Driehaus Museum acquires historic Murphy Auditorium

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Driehaus Museum acquires historic Murphy Auditorium
Driehaus Museum + Murphy Auditorium. Photo: Alex Brescanu.

CHICAGO, IL.- The board of directors of the Richard H. Driehaus Museum today announced the acquisition of the adjacent John B. Murphy Memorial Auditorium from the American College of Surgeons (ACS).

Located at 50 E. Erie Street, the six-story, 32,193-square-foot French Renaissance-style building was built between 1923 and 1926 by the American College of Surgeons, which occupied it until 1997. In 1987, it was extensively renovated to add more offices, and in 2006 ACS completed a three-year restoration and began renting the ornate, three-story auditorium for public and private events.

For the Driehaus Museum – located in the adjoining Samuel M. Nickerson Mansion, originally built in 1883 and restored by Driehaus in 2003 – the acquisition of the Murphy will make it possible for the Museum to expand its programmatic activities and capacity while carrying forward the tradition of creativity, innovation and education celebrated within these historic buildings since they were erected.

Designed by noted Chicago architects Benjamin Marshall and Charles E. Fox of Marshall and Fox, the Murphy was used originally to host meetings and serve as a center for education in surgery. Its iconic exterior is Marshall’s interpretation of the double-columned, two-story fašade and flanking entry staircase of the Chapelle Notre-Dame-de-Consolation (1900) in Paris.

The building features a pair of cast bronze doors designed by Tiffany Studios at the front entrance, comprised of six panels depicting prominent figures in the history of medicine. It also has a towering, multicolored stained-glass window inside the auditorium. It was built as a memorial to founding member John B. Murphy, MD, FACS. Dr. Murphy was regarded worldwide as the greatest clinical educator of his generation, and known for performing a life-saving surgery on President Theodore Roosevelt in 1912.

“The Driehaus Museum is honored to succeed the American College of Surgeons as steward of their magnificent building,” said Zachary Lazar, President of the Board of Trustees of the Richard H. Driehaus Museum. “It was no secret within the Museum that Mr. Driehaus hoped some day to acquire the Murphy Auditorium, an extension of his passion for preserving the world-class historic architecture for which Chicago is so well known. We owe ACS our thanks for their excellent oversight and care of this irreplaceable property, and are only sorry that Mr. Driehaus’ untimely passing means he did not have the opportunity to celebrate with us.”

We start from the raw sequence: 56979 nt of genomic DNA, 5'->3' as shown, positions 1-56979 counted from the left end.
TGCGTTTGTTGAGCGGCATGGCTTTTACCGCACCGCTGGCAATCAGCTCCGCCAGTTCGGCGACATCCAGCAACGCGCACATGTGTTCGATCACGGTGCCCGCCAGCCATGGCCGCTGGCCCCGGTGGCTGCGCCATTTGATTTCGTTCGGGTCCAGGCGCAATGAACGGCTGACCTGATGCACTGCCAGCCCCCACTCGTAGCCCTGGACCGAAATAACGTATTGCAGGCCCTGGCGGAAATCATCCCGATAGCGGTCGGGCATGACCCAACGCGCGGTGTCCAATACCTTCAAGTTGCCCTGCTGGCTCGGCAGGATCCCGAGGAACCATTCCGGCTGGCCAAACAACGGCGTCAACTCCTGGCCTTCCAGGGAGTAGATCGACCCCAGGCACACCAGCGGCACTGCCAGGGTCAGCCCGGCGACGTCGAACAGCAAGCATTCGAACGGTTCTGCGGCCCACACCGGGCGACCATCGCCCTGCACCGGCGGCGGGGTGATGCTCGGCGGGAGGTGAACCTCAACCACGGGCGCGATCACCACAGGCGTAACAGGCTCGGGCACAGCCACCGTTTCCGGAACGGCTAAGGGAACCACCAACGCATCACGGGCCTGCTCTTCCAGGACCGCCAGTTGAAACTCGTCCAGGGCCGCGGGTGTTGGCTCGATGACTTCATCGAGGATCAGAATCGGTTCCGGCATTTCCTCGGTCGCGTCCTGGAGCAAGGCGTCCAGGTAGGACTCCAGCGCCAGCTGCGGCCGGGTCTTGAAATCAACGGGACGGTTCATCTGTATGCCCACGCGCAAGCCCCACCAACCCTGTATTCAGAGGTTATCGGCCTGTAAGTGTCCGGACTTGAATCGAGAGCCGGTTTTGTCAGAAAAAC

The Murphy Auditorium is the second purchase by Driehaus from the American College of Surgeons, which had also owned the Nickerson Mansion from 1919 to 2003. Designed by Burling and Whitehouse, the mansion was opened to the public in 2008, after a five-year restoration, as the Richard H. Driehaus Museum. The Museum focuses on decorative arts and design through exhibitions and educational programs, and places the Gilded Age in context to illuminate the history, culture and urban fabric of Chicago.

“We could not have found a better buyer than the Driehaus Museum,” said ACS Executive Director, David B. Hoyt, MD, FACS. “We admire Richard’s commitment and appreciation for historic preservation. It is an important legacy to have the building remain part of Chicago’s unique architectural fabric now and for years to come.”

Across from the Nickerson Mansion and Murphy Auditorium, the Driehaus Capital Management offices are headquartered in the 1886 Ransom Cable House, a designated Chicago Landmark designed by Cobb & Frost. This mansion is complete with a separate carriage house and large garden between them. Driehaus acquired an early 1900s common brick townhouse next to the Cable House for additional offices.

“These five buildings along Chicago’s historic Erie Street corridor represent a span of styles built in this neighborhood over the course of 40 years, as well as a range of uses as the area transitioned away from a strictly residential character,” said Ward Miller, executive director of Preservation Chicago. “Each of these magnificent structures remind us of Chicago’s incredible architectural legacy and the city’s world-renowned built environment. These buildings also give us insight into the past, offering a sense of human scale and attention to detail, while displaying incredible craftsmanship. They are a visual reflection of the community’s historical development over time. The preservation of these buildings is a priceless legacy to Chicago.”

“Promotion of the arts has a profound influence on community relations and individual achievement as these experiences deepen our understanding of each other and stimulate ideas about our own potential. We are excited this expansion will position the Museum to be a stronger transformative engine in this way for Chicago,” said Anna Musci, the Museum’s Executive Director.

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